M y potatoes had eyes. I held up two of them to the light, as if I wasn’t sure they were there — they were. Not that I couldn’t pluck them out, but for a moment I debated whether to get dressed, leave the house, and get new ones.

The phone rang. I reached for it. I’d just cut the eyes out of the potatoes.

“Hello?”

“Hi, Abby, it’s Chana.”

Chana?

“Chana Schwartzberg, the secretary.” She filled in. Oh, right, her, of course she’s Chana, like I don’t know any other Chanas — actually, I don’t, they’re all Chanies.

“Hi, how are you?” I tried sounding genuine, because so far she’s been really nice and funny, but why was she calling?

“Good, good, everything’s fine, no one’s in trouble.”

“No one’s in school,” I interrupted.

She laughed. “Yeah, I know, I was just calling to check in on you. See how you, Daniel, and the suspension were doing.”

Oh. Wow. That was nice.

“Doing well, better than expected. Had a good conversation, and today we’re just taking it easy.” I picked up Daniel’s knapsack. The year had barely begun and it was already weighted down with an excess of notes home that never made it to my eyes. I started sifting through them.

“That’s so great to hear. My daughter was once suspended, I forget why, it was a group thing. All her friends made a party of it, the school never tried a mass suspension again.”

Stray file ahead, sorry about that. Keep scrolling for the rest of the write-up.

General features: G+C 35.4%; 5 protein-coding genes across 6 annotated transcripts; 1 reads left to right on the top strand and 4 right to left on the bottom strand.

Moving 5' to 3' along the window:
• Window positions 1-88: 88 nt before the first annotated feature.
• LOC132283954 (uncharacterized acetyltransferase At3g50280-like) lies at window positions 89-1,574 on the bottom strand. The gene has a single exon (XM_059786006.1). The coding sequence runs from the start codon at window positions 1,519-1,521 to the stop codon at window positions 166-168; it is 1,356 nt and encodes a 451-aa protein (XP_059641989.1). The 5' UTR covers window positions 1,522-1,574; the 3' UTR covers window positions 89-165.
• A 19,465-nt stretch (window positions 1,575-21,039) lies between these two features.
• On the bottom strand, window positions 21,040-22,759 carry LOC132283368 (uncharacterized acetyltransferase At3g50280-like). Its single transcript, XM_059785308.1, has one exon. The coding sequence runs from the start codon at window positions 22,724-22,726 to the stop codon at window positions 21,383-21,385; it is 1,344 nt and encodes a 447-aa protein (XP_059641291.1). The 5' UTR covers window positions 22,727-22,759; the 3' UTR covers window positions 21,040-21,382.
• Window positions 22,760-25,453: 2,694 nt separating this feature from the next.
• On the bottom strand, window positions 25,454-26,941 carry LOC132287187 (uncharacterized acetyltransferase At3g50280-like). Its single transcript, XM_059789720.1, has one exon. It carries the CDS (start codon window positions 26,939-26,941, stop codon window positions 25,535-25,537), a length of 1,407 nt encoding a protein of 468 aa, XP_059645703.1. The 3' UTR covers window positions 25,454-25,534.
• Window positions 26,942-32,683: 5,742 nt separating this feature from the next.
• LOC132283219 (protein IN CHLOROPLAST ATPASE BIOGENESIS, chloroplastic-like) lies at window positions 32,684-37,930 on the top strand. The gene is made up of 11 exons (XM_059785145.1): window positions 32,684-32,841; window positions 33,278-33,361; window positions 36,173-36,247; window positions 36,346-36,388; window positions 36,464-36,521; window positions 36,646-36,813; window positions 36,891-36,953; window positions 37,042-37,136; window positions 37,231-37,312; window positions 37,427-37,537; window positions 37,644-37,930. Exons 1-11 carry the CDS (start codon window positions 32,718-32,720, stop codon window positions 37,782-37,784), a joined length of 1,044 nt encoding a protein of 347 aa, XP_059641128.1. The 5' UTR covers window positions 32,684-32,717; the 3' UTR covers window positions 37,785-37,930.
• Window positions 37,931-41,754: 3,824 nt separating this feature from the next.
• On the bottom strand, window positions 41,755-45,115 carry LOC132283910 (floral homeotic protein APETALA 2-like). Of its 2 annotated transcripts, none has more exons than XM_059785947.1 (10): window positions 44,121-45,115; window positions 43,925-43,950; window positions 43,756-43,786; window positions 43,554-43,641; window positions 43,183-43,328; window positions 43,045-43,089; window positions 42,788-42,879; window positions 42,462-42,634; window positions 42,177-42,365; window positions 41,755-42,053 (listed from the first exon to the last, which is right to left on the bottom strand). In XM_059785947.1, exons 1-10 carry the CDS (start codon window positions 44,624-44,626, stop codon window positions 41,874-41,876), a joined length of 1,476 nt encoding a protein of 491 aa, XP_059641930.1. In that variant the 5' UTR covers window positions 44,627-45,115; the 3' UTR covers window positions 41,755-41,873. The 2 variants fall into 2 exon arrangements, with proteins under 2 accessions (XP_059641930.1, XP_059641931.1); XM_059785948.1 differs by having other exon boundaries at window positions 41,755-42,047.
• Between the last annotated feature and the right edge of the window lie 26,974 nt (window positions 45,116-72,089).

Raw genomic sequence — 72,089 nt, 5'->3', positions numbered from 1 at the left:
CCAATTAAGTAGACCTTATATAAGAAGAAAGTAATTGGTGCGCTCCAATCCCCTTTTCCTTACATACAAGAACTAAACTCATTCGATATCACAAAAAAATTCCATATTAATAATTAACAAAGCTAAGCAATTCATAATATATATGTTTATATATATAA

I laughed. “Serves the school right. I told Rabbi Ciner suspensions serve no purpose.” Was it okay to say that to the school secretary? But she seemed to be on my side.

“I told her to keep the suspension quiet, does not look good on the résumé, if you know what I mean. But”—Chana paused and lowered her voice conspiratorially—“keep this to yourself, but my daughter’s dating seriously, and she told him on the first date! And he’s still dating her!”

“That’s hysterical,” I said.

Keep this to yourself — well, she definitely spilled the beans to the right person. How could I tell anyone when I don’t talk to anyone? “Don’t worry, mum’s the word,” I assured her.

I dumped all the contents of Daniel’s knapsack on the table, too much to sift. Ugh, so much garbage: candy wrappers, old homework sheets, a request for more pencils from his teacher — seriously, more pencils already?

“Thanks, she’s my oldest, and I’m so excited and nervous. Oh, but this is not what I was calling about, unless you got some comfort that Daniel’s shidduchim are not shot yet — maybe. We’ll see what happens with this guy.”

I laughed. I laugh a lot when I talk to her, she’s entertaining. Wait, what’s this paper — Mishkan Fair? (Excerpted from Family First, Issue 561)